While I was intrigued to read about the DC schools and their textbook warehousing and was shocked at the similarities this system had to the dysfunctional one used by the national medical establishment to store and distribute -in many cases to not distribute- medical supplies and pharmaceuticals under the regime of Saddam Hussein in Iraq, I was a bit taken aback, by the commentary in an earlier post that single-parent households are innately worse off as learning and homework environments for children.

“There are certainly damaging sociological trends that hinder school performance (unmarried parents who don’t provide an environment in which homework can be done-indeed, don’t provide an environment where kids are even urged to do their assignments).”

I would argue-and yes it does seem I do that a lot on this blog-that the marital status of a parent has less to do with a parent encouraging a child to complete their homework assignments than other factors. Yes, being a child of a single or unmarried parent can have its difficulties and ideally every child would live in a loving, nurturing household, under the watchful caring eye of both a mother and father, but welcome to the real world. During my formative years I knew many kids from single parent households who excelled in their studies. I also knew kids from typical two-parent, nuclear families who lived in chaos that was reflected in their, let’s not say intelligence, but their drive to achieve. My point being, I don’t see the correlation.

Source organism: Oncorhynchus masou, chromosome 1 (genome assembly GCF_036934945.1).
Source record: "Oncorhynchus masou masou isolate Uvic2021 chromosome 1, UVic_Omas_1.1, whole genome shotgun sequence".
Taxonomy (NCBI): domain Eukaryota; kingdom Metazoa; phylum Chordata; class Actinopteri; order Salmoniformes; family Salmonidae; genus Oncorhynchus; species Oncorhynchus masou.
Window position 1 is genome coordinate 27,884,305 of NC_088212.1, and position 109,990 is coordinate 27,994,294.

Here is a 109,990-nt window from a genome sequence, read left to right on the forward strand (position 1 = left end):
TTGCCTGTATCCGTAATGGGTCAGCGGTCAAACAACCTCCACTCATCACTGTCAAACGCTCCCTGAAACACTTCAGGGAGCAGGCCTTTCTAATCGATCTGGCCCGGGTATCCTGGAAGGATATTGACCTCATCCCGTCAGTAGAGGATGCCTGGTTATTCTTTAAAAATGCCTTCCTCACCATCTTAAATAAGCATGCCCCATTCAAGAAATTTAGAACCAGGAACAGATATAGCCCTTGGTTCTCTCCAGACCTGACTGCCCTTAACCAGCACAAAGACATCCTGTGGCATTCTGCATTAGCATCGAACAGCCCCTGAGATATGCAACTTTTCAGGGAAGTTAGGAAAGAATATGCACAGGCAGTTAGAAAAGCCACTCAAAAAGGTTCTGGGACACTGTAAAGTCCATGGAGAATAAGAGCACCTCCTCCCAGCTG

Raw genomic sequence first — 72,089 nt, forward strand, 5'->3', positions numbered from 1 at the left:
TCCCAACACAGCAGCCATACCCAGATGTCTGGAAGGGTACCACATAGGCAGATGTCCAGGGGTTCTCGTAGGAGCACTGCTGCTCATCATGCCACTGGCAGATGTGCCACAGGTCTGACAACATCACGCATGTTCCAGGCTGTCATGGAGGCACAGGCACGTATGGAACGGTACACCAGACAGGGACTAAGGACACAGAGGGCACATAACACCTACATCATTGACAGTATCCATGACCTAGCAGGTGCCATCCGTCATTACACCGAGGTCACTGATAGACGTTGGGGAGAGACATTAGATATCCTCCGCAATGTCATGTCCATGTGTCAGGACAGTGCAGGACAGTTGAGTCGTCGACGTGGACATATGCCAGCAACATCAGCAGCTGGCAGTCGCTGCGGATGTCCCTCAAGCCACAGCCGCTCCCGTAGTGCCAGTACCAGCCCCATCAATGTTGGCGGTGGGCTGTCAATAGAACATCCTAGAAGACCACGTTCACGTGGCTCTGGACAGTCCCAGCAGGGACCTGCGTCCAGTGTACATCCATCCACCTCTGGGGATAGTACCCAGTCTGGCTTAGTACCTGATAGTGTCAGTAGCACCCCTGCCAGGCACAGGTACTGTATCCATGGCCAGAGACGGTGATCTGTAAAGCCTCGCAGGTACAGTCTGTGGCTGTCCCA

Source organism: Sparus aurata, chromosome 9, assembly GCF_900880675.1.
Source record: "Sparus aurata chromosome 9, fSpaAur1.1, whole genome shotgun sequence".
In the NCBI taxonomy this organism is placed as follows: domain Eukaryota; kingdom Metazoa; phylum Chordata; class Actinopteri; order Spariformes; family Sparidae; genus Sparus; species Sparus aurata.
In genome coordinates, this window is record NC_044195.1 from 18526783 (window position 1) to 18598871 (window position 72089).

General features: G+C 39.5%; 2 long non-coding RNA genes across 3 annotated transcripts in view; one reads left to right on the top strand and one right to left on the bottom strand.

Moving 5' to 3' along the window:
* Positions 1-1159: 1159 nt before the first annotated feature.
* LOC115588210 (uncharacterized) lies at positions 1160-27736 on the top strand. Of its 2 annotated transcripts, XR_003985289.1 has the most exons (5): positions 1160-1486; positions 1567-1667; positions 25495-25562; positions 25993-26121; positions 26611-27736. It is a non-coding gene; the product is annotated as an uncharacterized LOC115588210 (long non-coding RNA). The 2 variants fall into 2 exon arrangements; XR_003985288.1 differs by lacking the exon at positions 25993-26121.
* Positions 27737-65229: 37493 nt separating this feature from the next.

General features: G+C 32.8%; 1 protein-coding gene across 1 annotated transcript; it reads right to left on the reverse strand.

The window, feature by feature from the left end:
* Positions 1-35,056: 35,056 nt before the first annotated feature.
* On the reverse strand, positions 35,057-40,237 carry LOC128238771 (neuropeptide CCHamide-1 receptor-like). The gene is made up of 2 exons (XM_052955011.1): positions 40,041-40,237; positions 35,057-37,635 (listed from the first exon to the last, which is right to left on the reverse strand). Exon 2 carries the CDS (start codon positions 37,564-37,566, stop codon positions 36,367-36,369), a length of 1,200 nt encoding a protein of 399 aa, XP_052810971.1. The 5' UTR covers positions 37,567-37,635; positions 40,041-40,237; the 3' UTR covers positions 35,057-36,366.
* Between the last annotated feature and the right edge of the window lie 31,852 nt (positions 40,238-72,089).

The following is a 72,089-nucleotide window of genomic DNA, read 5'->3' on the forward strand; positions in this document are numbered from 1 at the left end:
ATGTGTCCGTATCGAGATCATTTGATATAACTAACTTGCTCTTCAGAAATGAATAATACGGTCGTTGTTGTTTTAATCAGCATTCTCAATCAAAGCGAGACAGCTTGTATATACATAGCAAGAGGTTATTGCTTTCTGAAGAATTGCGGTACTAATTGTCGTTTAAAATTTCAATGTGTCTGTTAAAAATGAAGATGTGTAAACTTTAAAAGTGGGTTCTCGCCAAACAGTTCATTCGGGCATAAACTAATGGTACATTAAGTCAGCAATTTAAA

Working to instill in children the importance of education and learning is part of being a good parent, single or married, mother or father. I would argue, it isn’t that there are too many unmarried parents; there are too many parents with misguided priorities. These priorities are indeed a product of society as a whole.

However, when it comes to getting our schools right and in turn working to get children on the right track where learning is concerned, it takes solid teachers, solid administration, involved parents-both married and unmarried-who support those teachers and administrators and an involved community. Combine these human attributes with academic essentials such as proven teaching methods and rigorous curriculum and we can start to talk about real change in education.